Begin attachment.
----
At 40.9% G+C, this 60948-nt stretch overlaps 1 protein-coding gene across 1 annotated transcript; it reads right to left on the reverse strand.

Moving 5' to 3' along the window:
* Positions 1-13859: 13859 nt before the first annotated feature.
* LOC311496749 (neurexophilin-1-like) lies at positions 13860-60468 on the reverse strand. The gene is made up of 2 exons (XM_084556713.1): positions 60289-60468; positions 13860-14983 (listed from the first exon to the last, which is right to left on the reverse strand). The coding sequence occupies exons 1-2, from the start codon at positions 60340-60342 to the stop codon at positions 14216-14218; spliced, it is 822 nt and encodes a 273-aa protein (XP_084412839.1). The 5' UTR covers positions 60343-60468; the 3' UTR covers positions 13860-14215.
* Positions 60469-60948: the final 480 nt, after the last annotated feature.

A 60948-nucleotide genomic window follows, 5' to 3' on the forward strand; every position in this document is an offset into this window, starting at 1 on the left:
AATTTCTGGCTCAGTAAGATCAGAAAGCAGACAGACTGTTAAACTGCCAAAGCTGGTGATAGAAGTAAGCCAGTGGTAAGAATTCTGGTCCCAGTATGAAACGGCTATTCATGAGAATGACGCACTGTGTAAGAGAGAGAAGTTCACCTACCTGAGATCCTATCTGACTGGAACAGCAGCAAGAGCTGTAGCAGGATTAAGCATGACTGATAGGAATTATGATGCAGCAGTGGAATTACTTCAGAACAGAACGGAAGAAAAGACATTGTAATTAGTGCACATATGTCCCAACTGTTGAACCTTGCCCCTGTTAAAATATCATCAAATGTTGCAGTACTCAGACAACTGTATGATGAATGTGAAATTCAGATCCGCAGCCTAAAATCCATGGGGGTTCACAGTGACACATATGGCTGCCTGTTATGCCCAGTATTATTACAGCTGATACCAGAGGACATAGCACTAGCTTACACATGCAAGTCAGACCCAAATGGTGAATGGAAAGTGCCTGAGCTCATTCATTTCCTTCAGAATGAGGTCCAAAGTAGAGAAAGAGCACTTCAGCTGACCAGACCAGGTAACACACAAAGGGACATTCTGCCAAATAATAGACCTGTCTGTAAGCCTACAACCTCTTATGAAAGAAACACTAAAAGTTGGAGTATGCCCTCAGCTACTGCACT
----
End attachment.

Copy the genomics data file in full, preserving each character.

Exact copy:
At 40.9% G+C, this 60948-nt stretch overlaps 1 protein-coding gene across 1 annotated transcript; it reads right to left on the reverse strand.

Moving 5' to 3' along the window:
* Positions 1-13859: 13859 nt before the first annotated feature.
* LOC311496749 (neurexophilin-1-like) lies at positions 13860-60468 on the reverse strand. The gene is made up of 2 exons (XM_084556713.1): positions 60289-60468; positions 13860-14983 (listed from the first exon to the last, which is right to left on the reverse strand). The coding sequence occupies exons 1-2, from the start codon at positions 60340-60342 to the stop codon at positions 14216-14218; spliced, it is 822 nt and encodes a 273-aa protein (XP_084412839.1). The 5' UTR covers positions 60343-60468; the 3' UTR covers positions 13860-14215.
* Positions 60469-60948: the final 480 nt, after the last annotated feature.

A 60948-nucleotide genomic window follows, 5' to 3' on the forward strand; every position in this document is an offset into this window, starting at 1 on the left:
AATTTCTGGCTCAGTAAGATCAGAAAGCAGACAGACTGTTAAACTGCCAAAGCTGGTGATAGAAGTAAGCCAGTGGTAAGAATTCTGGTCCCAGTATGAAACGGCTATTCATGAGAATGACGCACTGTGTAAGAGAGAGAAGTTCACCTACCTGAGATCCTATCTGACTGGAACAGCAGCAAGAGCTGTAGCAGGATTAAGCATGACTGATAGGAATTATGATGCAGCAGTGGAATTACTTCAGAACAGAACGGAAGAAAAGACATTGTAATTAGTGCACATATGTCCCAACTGTTGAACCTTGCCCCTGTTAAAATATCATCAAATGTTGCAGTACTCAGACAACTGTATGATGAATGTGAAATTCAGATCCGCAGCCTAAAATCCATGGGGGTTCACAGTGACACATATGGCTGCCTGTTATGCCCAGTATTATTACAGCTGATACCAGAGGACATAGCACTAGCTTACACATGCAAGTCAGACCCAAATGGTGAATGGAAAGTGCCTGAGCTCATTCATTTCCTTCAGAATGAGGTCCAAAGTAGAGAAAGAGCACTTCAGCTGACCAGACCAGGTAACACACAAAGGGACATTCTGCCAAATAATAGACCTGTCTGTAAGCCTACAACCTCTTATGAAAGAAACACTAAAAGTTGGAGTATGCCCTCAGCTACTGCACT